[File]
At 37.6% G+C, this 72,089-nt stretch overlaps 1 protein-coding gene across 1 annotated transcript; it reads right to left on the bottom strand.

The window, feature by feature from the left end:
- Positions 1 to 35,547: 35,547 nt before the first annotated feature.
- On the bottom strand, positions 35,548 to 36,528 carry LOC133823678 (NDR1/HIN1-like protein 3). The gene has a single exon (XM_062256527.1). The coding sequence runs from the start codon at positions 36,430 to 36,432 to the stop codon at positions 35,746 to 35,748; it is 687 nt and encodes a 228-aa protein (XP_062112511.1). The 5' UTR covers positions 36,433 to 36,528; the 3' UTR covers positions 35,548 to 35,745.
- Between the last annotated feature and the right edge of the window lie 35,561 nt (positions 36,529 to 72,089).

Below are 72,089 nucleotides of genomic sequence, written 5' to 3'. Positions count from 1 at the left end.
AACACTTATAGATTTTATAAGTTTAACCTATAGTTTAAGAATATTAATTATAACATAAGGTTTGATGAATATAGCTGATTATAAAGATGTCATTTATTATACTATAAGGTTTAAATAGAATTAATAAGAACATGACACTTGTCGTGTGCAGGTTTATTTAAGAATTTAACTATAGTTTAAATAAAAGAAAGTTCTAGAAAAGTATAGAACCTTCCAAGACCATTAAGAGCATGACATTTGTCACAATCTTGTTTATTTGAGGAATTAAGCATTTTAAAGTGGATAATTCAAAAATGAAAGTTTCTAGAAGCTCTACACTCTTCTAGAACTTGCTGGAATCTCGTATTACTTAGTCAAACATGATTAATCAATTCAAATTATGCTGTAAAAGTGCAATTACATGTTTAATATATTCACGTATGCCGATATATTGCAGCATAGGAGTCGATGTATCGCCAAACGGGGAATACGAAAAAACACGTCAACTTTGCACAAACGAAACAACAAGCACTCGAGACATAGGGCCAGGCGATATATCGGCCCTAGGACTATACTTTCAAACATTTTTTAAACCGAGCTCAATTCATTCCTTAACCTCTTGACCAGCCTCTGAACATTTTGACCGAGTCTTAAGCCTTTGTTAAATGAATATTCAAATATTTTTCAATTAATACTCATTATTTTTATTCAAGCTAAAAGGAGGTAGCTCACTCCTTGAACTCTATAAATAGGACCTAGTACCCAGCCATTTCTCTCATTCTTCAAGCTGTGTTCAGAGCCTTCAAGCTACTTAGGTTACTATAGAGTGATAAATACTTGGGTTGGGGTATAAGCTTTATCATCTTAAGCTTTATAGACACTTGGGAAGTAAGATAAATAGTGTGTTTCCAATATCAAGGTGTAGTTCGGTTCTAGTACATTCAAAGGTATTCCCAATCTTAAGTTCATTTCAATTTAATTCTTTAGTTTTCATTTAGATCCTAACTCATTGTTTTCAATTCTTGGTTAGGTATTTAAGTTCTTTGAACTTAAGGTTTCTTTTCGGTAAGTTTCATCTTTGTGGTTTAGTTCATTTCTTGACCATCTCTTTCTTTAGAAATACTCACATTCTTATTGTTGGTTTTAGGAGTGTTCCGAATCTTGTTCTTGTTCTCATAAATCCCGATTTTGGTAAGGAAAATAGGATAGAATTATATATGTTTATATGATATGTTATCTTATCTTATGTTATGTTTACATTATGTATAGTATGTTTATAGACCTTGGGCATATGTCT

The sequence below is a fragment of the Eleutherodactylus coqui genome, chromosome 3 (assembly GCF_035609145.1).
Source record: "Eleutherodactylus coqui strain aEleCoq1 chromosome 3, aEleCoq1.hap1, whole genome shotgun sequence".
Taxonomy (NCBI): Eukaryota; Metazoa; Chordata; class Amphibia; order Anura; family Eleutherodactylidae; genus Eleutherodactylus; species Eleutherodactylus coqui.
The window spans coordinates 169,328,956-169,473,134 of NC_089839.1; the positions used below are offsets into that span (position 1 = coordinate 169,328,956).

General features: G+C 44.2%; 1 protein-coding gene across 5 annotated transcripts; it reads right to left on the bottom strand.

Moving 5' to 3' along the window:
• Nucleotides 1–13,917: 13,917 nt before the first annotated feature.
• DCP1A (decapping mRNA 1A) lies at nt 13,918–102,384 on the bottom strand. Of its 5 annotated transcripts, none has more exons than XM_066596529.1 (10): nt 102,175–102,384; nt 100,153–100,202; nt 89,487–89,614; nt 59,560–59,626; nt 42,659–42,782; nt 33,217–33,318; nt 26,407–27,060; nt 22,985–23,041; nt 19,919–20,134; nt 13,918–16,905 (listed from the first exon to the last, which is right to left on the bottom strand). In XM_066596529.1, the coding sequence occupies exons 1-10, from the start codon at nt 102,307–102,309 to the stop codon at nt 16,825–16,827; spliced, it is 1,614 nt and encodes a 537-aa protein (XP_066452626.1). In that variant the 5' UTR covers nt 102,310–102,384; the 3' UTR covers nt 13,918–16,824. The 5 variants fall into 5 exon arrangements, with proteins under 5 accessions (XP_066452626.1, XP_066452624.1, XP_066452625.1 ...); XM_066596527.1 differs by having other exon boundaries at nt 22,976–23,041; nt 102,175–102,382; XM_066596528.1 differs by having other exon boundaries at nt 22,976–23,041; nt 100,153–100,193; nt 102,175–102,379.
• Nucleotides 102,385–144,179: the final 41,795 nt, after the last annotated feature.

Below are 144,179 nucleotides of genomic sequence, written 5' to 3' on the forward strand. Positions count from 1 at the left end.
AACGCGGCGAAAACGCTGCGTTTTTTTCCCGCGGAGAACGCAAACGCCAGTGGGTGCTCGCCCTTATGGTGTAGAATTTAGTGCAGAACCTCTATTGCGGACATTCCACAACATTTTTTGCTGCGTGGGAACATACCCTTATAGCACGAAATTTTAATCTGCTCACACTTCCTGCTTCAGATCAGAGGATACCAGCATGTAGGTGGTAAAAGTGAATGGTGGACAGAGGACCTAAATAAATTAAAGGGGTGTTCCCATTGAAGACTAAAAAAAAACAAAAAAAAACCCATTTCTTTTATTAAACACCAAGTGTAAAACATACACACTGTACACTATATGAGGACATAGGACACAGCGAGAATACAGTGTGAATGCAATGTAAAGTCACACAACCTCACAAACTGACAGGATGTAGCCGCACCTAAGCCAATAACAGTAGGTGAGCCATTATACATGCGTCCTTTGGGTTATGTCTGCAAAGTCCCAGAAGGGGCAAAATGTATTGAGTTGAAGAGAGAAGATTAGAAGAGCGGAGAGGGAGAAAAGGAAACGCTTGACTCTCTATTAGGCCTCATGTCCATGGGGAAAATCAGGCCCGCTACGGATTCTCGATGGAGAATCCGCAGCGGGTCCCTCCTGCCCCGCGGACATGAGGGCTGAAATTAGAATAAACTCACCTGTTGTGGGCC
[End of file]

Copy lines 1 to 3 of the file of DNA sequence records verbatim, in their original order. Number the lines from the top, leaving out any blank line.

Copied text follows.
At 37.6% G+C, this 72,089-nt stretch overlaps 1 protein-coding gene across 1 annotated transcript; it reads right to left on the bottom strand.

The window, feature by feature from the left end:
- Positions 1 to 35,547: 35,547 nt before the first annotated feature.